Nouriel Roubini predicted that hedge funds closures would be the next leg of the financial crisis. Large scale redemptions force hedge funds to sell assets at a time not of their choosing. More assets being dumped at a time of risk aversion is likely to lead to distressed prices, putting pressure on other players, since they will have to lower the marks on similar assets.
This could get ugly indeed…
From the Telegraph:
Hedge funds are preparing to return between 10 per cent and 50 per cent of their assets under management to investors who want their money back at the end of yet another quarter of dire investment performance.
One prime broker said: “Many funds will have to close. There were a flood of redemption notices at the beginning of the quarter but many investors said they wouldn’t actually withdraw the money if performance improved. It hasn’t.”
One hedge fund said: “We’ve produced 15 per cent returns for 10 years. This year has been bad and our funds under management have been reduced from $2billion to just $300m. This is decimation.”
Not a single hedge fund strategy has produced positive returns so far this month, with convertible arbitrage and distressed securities down an estimated 7.96 per cent and 7.34 per cent, respectively, according to Dow Jones Hedge Fund Indexes. Equity market-neutral funds, which often short a stock in one sector and go long on another in the same sector, are down 1.85 per cent.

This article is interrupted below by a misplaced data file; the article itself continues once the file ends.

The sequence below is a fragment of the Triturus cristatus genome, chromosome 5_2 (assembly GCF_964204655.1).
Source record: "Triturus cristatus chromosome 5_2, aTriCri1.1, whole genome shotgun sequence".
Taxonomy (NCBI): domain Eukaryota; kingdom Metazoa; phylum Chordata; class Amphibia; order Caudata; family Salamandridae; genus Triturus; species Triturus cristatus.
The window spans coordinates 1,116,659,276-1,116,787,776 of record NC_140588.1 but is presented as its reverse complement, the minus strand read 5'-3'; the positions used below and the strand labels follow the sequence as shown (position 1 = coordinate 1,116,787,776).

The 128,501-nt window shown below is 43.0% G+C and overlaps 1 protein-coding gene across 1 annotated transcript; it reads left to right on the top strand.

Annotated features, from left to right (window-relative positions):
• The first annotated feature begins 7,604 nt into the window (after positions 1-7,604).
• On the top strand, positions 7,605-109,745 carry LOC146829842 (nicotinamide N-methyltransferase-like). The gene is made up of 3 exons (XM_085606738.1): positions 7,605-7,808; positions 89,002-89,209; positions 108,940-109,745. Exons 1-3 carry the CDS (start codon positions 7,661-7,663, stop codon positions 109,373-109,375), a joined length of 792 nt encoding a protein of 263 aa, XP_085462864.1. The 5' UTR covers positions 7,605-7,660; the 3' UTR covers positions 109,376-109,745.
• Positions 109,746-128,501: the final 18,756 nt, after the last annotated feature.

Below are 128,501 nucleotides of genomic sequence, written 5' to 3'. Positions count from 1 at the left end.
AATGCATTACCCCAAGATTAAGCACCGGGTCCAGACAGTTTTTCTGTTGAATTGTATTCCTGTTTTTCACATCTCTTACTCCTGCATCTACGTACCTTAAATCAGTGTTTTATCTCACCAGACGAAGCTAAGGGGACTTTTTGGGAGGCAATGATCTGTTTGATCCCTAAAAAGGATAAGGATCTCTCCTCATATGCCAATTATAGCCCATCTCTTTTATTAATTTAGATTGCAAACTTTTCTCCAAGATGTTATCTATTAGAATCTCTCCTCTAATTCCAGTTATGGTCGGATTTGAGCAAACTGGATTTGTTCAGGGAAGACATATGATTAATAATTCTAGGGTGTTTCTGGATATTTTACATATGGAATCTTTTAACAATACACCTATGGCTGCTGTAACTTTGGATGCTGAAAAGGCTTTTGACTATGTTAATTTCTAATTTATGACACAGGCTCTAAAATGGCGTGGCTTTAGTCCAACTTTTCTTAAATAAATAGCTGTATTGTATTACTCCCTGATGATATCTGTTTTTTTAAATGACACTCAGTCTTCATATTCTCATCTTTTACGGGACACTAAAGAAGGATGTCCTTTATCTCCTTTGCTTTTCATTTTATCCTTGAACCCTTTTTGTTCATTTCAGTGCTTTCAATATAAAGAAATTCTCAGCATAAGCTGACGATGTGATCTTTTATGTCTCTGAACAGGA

Hedge fund of funds are expected to be hardest hit. One investor said: “You take a risk with individual managers but fund of funds are paid to make sure you’re diversified. Many have failed.”…
In particular the fee model – two per cent of assets a year for management and 20 per cent of profits – is likely to be reduced.
I hate to chest-pound, since it is singularly unattractive, but I cannot resist. I have been arguing with people for years that the hedge fund fees were unsustainable given that the industry had grown so large and average returns weren’t all that impressive. Everyone to a person maintained that hedge fund fees would never never fall, that talent was scarce and would always command a premium. The industry has grown so large that not everyone is all that talented.
It reminded me of the arguments I had in the 1980s with those who argued that credit card companies would never cut their fees (I forget whether it was $25 or more annual fee, plus 19.8% on any balances).